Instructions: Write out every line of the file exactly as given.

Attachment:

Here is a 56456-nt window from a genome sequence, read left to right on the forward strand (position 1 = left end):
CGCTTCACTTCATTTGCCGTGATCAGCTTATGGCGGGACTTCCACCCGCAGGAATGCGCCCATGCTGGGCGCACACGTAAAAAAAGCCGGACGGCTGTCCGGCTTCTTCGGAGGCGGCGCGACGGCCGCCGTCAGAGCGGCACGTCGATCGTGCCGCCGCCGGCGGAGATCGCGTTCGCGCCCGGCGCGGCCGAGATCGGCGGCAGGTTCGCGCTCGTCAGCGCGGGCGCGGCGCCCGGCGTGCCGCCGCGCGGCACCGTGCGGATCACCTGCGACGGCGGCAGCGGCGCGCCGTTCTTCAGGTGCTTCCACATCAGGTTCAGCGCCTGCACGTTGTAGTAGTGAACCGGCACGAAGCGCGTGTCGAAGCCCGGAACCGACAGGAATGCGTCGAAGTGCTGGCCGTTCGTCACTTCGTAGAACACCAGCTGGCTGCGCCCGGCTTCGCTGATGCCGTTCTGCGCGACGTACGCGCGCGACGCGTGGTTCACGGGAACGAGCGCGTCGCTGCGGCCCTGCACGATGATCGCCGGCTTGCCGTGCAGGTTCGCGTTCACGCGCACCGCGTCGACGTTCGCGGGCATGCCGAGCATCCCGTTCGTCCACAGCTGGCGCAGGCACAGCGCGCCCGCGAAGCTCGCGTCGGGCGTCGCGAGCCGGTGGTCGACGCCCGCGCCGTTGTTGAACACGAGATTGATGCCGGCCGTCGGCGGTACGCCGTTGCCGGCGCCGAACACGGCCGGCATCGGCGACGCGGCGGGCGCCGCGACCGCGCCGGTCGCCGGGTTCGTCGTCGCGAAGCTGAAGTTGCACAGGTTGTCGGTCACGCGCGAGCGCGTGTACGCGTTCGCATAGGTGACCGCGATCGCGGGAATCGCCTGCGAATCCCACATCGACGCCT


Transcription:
Here is a 56456-nt window from a genome sequence, read left to right on the forward strand (position 1 = left end):
CGCTTCACTTCATTTGCCGTGATCAGCTTATGGCGGGACTTCCACCCGCAGGAATGCGCCCATGCTGGGCGCACACGTAAAAAAAGCCGGACGGCTGTCCGGCTTCTTCGGAGGCGGCGCGACGGCCGCCGTCAGAGCGGCACGTCGATCGTGCCGCCGCCGGCGGAGATCGCGTTCGCGCCCGGCGCGGCCGAGATCGGCGGCAGGTTCGCGCTCGTCAGCGCGGGCGCGGCGCCCGGCGTGCCGCCGCGCGGCACCGTGCGGATCACCTGCGACGGCGGCAGCGGCGCGCCGTTCTTCAGGTGCTTCCACATCAGGTTCAGCGCCTGCACGTTGTAGTAGTGAACCGGCACGAAGCGCGTGTCGAAGCCCGGAACCGACAGGAATGCGTCGAAGTGCTGGCCGTTCGTCACTTCGTAGAACACCAGCTGGCTGCGCCCGGCTTCGCTGATGCCGTTCTGCGCGACGTACGCGCGCGACGCGTGGTTCACGGGAACGAGCGCGTCGCTGCGGCCCTGCACGATGATCGCCGGCTTGCCGTGCAGGTTCGCGTTCACGCGCACCGCGTCGACGTTCGCGGGCATGCCGAGCATCCCGTTCGTCCACAGCTGGCGCAGGCACAGCGCGCCCGCGAAGCTCGCGTCGGGCGTCGCGAGCCGGTGGTCGACGCCCGCGCCGTTGTTGAACACGAGATTGATGCCGGCCGTCGGCGGTACGCCGTTGCCGGCGCCGAACACGGCCGGCATCGGCGACGCGGCGGGCGCCGCGACCGCGCCGGTCGCCGGGTTCGTCGTCGCGAAGCTGAAGTTGCACAGGTTGTCGGTCACGCGCGAGCGCGTGTACGCGTTCGCATAGGTGACCGCGATCGCGGGAATCGCCTGCGAATCCCACATCGACGCCT